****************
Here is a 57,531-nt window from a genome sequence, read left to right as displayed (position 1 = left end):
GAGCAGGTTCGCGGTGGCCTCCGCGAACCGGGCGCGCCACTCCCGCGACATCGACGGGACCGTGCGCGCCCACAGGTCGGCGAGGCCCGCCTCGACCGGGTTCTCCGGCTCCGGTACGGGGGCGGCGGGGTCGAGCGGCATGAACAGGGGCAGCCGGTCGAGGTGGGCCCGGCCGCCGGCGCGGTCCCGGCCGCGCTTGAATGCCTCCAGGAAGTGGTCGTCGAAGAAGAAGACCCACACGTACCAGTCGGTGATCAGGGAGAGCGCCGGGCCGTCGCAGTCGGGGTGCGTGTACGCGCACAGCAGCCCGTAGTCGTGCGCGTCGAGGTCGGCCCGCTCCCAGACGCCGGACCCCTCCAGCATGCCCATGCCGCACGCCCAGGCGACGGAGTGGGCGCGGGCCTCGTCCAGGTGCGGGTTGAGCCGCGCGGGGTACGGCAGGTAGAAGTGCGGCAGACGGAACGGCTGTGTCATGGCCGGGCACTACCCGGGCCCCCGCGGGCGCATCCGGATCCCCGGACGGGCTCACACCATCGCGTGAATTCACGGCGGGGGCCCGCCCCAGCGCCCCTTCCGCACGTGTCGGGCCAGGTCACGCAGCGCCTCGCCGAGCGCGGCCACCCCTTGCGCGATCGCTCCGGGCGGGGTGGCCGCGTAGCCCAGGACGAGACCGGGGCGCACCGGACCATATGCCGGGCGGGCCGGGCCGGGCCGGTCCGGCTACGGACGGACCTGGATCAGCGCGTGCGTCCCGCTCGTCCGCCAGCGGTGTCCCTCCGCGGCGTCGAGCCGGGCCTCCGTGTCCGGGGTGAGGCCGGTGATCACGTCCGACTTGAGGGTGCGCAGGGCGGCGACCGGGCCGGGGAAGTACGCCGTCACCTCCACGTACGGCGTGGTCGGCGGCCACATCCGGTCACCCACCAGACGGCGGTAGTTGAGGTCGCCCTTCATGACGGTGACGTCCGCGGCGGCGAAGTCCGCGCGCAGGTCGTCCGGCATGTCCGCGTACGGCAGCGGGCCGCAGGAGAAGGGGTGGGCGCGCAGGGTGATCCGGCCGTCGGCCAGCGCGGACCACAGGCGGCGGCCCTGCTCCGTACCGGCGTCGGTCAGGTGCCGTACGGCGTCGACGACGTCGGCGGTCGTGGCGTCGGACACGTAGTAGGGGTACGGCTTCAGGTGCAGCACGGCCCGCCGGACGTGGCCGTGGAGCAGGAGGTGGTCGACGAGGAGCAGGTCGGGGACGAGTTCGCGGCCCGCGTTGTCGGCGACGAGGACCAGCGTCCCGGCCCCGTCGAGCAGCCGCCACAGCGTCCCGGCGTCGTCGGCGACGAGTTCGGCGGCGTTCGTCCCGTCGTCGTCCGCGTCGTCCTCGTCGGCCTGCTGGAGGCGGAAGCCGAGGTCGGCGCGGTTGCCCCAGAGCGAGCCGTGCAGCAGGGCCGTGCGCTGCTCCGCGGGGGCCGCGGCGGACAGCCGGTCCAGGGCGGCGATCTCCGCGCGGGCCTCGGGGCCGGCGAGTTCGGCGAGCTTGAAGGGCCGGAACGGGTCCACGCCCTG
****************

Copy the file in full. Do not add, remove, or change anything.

Here is a 57,531-nt window from a genome sequence, read left to right as displayed (position 1 = left end):
GAGCAGGTTCGCGGTGGCCTCCGCGAACCGGGCGCGCCACTCCCGCGACATCGACGGGACCGTGCGCGCCCACAGGTCGGCGAGGCCCGCCTCGACCGGGTTCTCCGGCTCCGGTACGGGGGCGGCGGGGTCGAGCGGCATGAACAGGGGCAGCCGGTCGAGGTGGGCCCGGCCGCCGGCGCGGTCCCGGCCGCGCTTGAATGCCTCCAGGAAGTGGTCGTCGAAGAAGAAGACCCACACGTACCAGTCGGTGATCAGGGAGAGCGCCGGGCCGTCGCAGTCGGGGTGCGTGTACGCGCACAGCAGCCCGTAGTCGTGCGCGTCGAGGTCGGCCCGCTCCCAGACGCCGGACCCCTCCAGCATGCCCATGCCGCACGCCCAGGCGACGGAGTGGGCGCGGGCCTCGTCCAGGTGCGGGTTGAGCCGCGCGGGGTACGGCAGGTAGAAGTGCGGCAGACGGAACGGCTGTGTCATGGCCGGGCACTACCCGGGCCCCCGCGGGCGCATCCGGATCCCCGGACGGGCTCACACCATCGCGTGAATTCACGGCGGGGGCCCGCCCCAGCGCCCCTTCCGCACGTGTCGGGCCAGGTCACGCAGCGCCTCGCCGAGCGCGGCCACCCCTTGCGCGATCGCTCCGGGCGGGGTGGCCGCGTAGCCCAGGACGAGACCGGGGCGCACCGGACCATATGCCGGGCGGGCCGGGCCGGGCCGGTCCGGCTACGGACGGACCTGGATCAGCGCGTGCGTCCCGCTCGTCCGCCAGCGGTGTCCCTCCGCGGCGTCGAGCCGGGCCTCCGTGTCCGGGGTGAGGCCGGTGATCACGTCCGACTTGAGGGTGCGCAGGGCGGCGACCGGGCCGGGGAAGTACGCCGTCACCTCCACGTACGGCGTGGTCGGCGGCCACATCCGGTCACCCACCAGACGGCGGTAGTTGAGGTCGCCCTTCATGACGGTGACGTCCGCGGCGGCGAAGTCCGCGCGCAGGTCGTCCGGCATGTCCGCGTACGGCAGCGGGCCGCAGGAGAAGGGGTGGGCGCGCAGGGTGATCCGGCCGTCGGCCAGCGCGGACCACAGGCGGCGGCCCTGCTCCGTACCGGCGTCGGTCAGGTGCCGTACGGCGTCGACGACGTCGGCGGTCGTGGCGTCGGACACGTAGTAGGGGTACGGCTTCAGGTGCAGCACGGCCCGCCGGACGTGGCCGTGGAGCAGGAGGTGGTCGACGAGGAGCAGGTCGGGGACGAGTTCGCGGCCCGCGTTGTCGGCGACGAGGACCAGCGTCCCGGCCCCGTCGAGCAGCCGCCACAGCGTCCCGGCGTCGTCGGCGACGAGTTCGGCGGCGTTCGTCCCGTCGTCGTCCGCGTCGTCCTCGTCGGCCTGCTGGAGGCGGAAGCCGAGGTCGGCGCGGTTGCCCCAGAGCGAGCCGTGCAGCAGGGCCGTGCGCTGCTCCGCGGGGGCCGCGGCGGACAGCCGGTCCAGGGCGGCGATCTCCGCGCGGGCCTCGGGGCCGGCGAGTTCGGCGAGCTTGAAGGGCCGGAACGGGTCCACGCCCTG